New detailed streams datasets released

Author: Gareth Palmer

With the increasing use of GIS data, the need for higher quality spatial data has been recognised. This is driven by science, engineering and policy needs which require precise location data on features. Recent GWRC scientific collaborations have shown the need for more accurate river and stream course data, e.g. for stream vegetation analysis. In response, GWRC has analysed a Digital Terrain Model (DTM) generated from Laser Airborne (LiDAR) data collected in the summer of 2013/2014 to produce accurate streamlines in two of the major catchments ( whaitua) in the region.

These catchments are the Ruamahanga (Western Wairarapa) and Porirua whaitua. This data is now freely available for download here. These stream datasets match streams seen in contemporary high-resolution aerial photos.

Other existing options for river and stream centreline datasets are the Topo50 series data provided by LINZ or the River Environment Classification (REC) produced by NIWA.

  1. The LINZ datasets, in particular the river centrelines, are designed to be viewed at 1:50,000 scale and while it is able to be viewed below that scale it will generally begin to be inappropriate when the map reaches 1:10,000 and lower. The data produced from the surface modelling is able to match stream courses at 1:50 scales and models a significantly larger number of stream courses than the LINZ data.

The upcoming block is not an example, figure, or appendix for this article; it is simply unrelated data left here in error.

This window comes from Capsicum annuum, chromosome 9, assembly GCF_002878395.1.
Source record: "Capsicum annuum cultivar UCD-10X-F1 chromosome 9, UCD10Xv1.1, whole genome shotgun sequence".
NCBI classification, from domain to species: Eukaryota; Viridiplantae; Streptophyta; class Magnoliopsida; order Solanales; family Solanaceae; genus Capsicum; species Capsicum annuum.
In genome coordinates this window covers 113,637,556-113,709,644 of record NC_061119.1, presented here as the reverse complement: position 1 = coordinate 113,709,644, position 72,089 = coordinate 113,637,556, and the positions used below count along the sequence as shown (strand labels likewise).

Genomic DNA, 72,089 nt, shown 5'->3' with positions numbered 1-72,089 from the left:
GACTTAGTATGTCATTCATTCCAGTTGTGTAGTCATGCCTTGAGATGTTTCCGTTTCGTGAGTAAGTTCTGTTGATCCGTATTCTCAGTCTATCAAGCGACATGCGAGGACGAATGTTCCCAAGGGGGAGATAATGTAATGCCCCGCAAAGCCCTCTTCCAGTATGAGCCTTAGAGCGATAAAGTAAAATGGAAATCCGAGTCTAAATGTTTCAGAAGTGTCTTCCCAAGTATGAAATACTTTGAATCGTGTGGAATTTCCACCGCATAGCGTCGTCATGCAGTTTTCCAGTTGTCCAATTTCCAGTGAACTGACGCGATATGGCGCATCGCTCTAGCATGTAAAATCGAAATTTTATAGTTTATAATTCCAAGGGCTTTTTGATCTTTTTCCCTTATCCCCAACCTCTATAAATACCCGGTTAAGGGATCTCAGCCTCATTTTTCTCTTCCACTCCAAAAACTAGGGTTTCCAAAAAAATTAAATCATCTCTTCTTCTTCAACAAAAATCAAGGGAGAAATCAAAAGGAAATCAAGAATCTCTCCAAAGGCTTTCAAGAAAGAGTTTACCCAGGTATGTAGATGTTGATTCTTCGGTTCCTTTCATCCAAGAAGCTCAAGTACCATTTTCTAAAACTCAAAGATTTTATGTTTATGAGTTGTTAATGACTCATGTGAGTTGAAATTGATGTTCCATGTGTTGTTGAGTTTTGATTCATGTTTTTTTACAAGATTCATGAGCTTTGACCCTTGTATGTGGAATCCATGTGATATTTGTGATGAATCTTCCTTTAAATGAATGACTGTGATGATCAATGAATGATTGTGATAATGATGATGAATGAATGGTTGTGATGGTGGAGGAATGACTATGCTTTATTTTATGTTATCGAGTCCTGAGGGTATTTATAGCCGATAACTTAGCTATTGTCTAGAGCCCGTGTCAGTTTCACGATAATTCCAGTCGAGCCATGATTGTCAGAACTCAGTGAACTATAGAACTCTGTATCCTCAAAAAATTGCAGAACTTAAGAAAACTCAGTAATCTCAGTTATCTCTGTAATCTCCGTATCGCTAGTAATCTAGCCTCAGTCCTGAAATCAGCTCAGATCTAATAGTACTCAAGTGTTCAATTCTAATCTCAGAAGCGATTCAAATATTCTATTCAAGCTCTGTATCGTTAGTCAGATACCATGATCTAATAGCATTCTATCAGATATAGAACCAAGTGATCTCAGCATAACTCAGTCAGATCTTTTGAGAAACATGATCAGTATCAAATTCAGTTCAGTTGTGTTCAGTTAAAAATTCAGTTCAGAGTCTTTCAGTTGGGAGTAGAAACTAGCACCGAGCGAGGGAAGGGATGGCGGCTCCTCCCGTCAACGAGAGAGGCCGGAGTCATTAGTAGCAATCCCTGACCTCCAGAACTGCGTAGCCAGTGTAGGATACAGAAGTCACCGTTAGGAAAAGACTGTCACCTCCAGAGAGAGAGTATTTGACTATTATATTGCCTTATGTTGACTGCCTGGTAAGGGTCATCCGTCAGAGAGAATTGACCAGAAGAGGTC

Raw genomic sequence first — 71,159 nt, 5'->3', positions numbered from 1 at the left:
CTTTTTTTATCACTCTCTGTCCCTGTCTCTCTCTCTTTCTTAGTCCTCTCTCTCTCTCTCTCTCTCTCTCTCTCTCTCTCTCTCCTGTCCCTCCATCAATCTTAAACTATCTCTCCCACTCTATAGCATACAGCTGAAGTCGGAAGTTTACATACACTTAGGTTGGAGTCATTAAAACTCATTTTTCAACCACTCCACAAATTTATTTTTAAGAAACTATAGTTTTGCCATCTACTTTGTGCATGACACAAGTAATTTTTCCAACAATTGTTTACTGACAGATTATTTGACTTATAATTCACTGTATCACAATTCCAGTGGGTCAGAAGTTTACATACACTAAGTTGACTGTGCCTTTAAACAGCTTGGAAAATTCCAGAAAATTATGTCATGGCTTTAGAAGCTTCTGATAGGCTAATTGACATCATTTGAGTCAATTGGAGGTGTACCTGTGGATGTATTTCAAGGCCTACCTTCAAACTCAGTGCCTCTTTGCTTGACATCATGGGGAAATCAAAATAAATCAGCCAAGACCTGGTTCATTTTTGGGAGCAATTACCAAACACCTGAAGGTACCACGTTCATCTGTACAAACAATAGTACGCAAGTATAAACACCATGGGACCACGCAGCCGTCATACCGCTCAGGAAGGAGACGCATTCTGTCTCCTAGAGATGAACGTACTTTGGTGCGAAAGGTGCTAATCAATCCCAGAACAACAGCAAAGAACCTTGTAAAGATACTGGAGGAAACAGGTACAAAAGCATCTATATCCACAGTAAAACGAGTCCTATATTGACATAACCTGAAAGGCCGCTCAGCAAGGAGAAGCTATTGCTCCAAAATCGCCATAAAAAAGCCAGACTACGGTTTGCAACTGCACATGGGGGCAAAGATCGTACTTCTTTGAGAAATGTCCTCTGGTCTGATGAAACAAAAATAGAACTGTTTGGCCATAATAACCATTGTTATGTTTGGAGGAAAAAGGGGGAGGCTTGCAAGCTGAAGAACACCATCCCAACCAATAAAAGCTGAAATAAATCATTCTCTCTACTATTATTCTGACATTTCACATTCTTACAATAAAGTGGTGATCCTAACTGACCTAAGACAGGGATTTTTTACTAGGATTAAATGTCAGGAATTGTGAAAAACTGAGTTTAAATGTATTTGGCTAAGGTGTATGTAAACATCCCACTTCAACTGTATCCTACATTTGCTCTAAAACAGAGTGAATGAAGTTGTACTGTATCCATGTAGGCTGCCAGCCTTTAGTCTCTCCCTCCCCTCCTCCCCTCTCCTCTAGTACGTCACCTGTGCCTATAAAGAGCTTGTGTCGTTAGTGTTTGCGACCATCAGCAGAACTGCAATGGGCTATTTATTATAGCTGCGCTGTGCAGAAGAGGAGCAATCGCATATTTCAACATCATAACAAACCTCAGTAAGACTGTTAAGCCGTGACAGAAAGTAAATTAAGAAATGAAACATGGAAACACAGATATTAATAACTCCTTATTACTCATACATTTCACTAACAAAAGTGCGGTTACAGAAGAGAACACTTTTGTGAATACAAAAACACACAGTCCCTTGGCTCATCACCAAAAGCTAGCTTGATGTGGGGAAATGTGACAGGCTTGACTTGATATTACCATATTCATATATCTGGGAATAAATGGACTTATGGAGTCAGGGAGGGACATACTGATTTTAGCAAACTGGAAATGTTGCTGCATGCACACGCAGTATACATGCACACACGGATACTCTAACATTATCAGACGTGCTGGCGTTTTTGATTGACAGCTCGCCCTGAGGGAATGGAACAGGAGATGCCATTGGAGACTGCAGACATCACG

2. The REC data provides detailed attribution to the streams that it has modelled, able to show information such as stream gradient, base geology and climate. Note that the REC data is able to be linked to the high detailed streams through the Reach IDs but the new GWRC datasets are possibly too precise to show the REC information reliably.

Below is an example image of the streams mapping; the new GWRC stream lines are shown as DTM Surface Flow Streams.

Streams image


Note that the streamline data is derived by semi-automated modelling of overland flow from the DTM, and is not always capable of defining where existing streams have been piped or culverted. The Wairarapa Eastern Hills is the third major area is currently being processed for streamlines and is due to be completed in late 2016

Published: 02/08/2016 Updated 27/02/2017